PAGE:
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Maintenance on "new" 1988 Miyata 615

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Maintenance on "new" 1988 Miyata 615

Old 07-20-19, 01:11 AM
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t1k
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Maintenance on "new" 1988 Miyata 615

Hi everyone.

I was lucky to come across a 1988 Miyata 615 in a pristine condition. The seller bough the bike for his wife, but for some reason she rode it only a couple of times. The bike was sitting in their basement for 31 years until they decided to sell it. Other than a few minor scratches on the frame the bike is in like new.

I fell in love with it the moment I saw it. I became obsessed with it when I rode it (except for the cage pedals, still getting used to them). The bike was well worth the 400kms trip to pick it up.

I'm not new to cycling. I've been regularly commuting on a bike for the last three years. But other than adjusting the brakes and lubricating/replacing chain, I relied on LBS for the bike maintenance.

I would like, however, to take care of Miya myself. To learn how to work on a bike and for sheer enjoyment of it.

Could you please help me to figure out what should I do on the bike. Here's what I've done so far:
1. inspected the tubes and tires. They are in great condition: no holes, no cracks. I'm still using the original tubes and they hold air well. I'll replace the tubes just to be safe but will keep the tires for now.
2. inspected wheels and spokes. Wheels are true and spokes are tight. Should I tighten the spokes a bit more, since they were sitting stretching for 30+ years?
3. took apart the brakes, put some grease on brake posts, reassembled and adjusted. Kept the original brake pads. I'm not impressed with the brake performance (but I'm comparing the cantilever brakes with hydraulic disk brakes). Do you think that replacing the old pads will dramatically increase braking power?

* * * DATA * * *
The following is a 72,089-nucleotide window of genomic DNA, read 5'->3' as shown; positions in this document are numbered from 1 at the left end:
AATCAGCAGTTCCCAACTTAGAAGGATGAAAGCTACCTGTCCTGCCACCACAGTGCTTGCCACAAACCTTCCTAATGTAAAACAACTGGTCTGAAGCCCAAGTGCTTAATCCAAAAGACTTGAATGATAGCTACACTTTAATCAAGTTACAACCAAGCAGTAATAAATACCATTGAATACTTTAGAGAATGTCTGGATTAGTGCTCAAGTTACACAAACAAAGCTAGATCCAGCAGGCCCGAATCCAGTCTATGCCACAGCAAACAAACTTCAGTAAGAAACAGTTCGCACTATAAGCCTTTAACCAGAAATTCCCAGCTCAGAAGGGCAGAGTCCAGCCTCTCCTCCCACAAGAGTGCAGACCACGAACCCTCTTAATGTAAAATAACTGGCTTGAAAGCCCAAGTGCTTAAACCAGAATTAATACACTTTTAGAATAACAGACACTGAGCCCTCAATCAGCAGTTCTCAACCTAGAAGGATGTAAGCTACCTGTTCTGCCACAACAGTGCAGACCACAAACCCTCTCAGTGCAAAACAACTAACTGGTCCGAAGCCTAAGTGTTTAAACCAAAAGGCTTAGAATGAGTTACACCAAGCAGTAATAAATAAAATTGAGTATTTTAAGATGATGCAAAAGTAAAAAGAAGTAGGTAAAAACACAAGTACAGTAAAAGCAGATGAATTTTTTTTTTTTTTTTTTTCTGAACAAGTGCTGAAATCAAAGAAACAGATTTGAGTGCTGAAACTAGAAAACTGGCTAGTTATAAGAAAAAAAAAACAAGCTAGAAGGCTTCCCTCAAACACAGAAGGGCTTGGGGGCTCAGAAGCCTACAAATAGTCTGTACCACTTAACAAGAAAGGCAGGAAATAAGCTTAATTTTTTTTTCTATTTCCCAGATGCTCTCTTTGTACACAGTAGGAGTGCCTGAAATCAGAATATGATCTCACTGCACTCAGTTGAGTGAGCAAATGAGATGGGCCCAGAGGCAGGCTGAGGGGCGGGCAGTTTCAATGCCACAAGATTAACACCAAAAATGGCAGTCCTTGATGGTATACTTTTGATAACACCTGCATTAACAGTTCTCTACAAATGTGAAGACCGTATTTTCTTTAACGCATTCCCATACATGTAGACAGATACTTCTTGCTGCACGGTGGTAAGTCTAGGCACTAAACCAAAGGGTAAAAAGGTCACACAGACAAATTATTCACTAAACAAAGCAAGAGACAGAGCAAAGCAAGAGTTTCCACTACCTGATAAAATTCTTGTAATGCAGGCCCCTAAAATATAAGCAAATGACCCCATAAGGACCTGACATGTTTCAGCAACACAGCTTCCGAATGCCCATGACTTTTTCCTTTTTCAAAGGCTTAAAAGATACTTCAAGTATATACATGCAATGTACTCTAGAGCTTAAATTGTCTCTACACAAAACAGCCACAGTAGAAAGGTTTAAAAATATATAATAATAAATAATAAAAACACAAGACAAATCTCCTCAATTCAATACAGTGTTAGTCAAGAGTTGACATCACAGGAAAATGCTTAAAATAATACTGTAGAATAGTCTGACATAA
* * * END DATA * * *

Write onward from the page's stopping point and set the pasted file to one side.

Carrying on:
4. checked the BB and wheel hubs, they turn smoothly, no grinding, no clicking. I'm worried, however that the grease in the BB and hubs dried up. Is it a good idea to repack bearings anyways?
5. had an issue switching from the third to the second smallest rear cog. Tried to adjust the rear derailleur's cable tension but the gear switching still doesn't work as smooth as I would like. Switching from the second smallest to the smallest works fine though. What could cause this weird behaviour?
6. The bike has 54cm frame and it feels just a bit too small for me (I'm 5'9"). I wanted to try a setback seatpost but 26.8 posts are not that easy to find. It looks like the stock seatpost has some offset already. Does anybody know what's the stock seatpost's offset?
7. I'd like to try a longer stem to see if it will feel more comfortable. But it's hard to find a quill stem with 25.4 clamping diameter. Where do you guys source parts for Miyatas? One option I found, is to use a Nitto stem (26 mm clamp diameter) with a shim. But that feels a bit risky.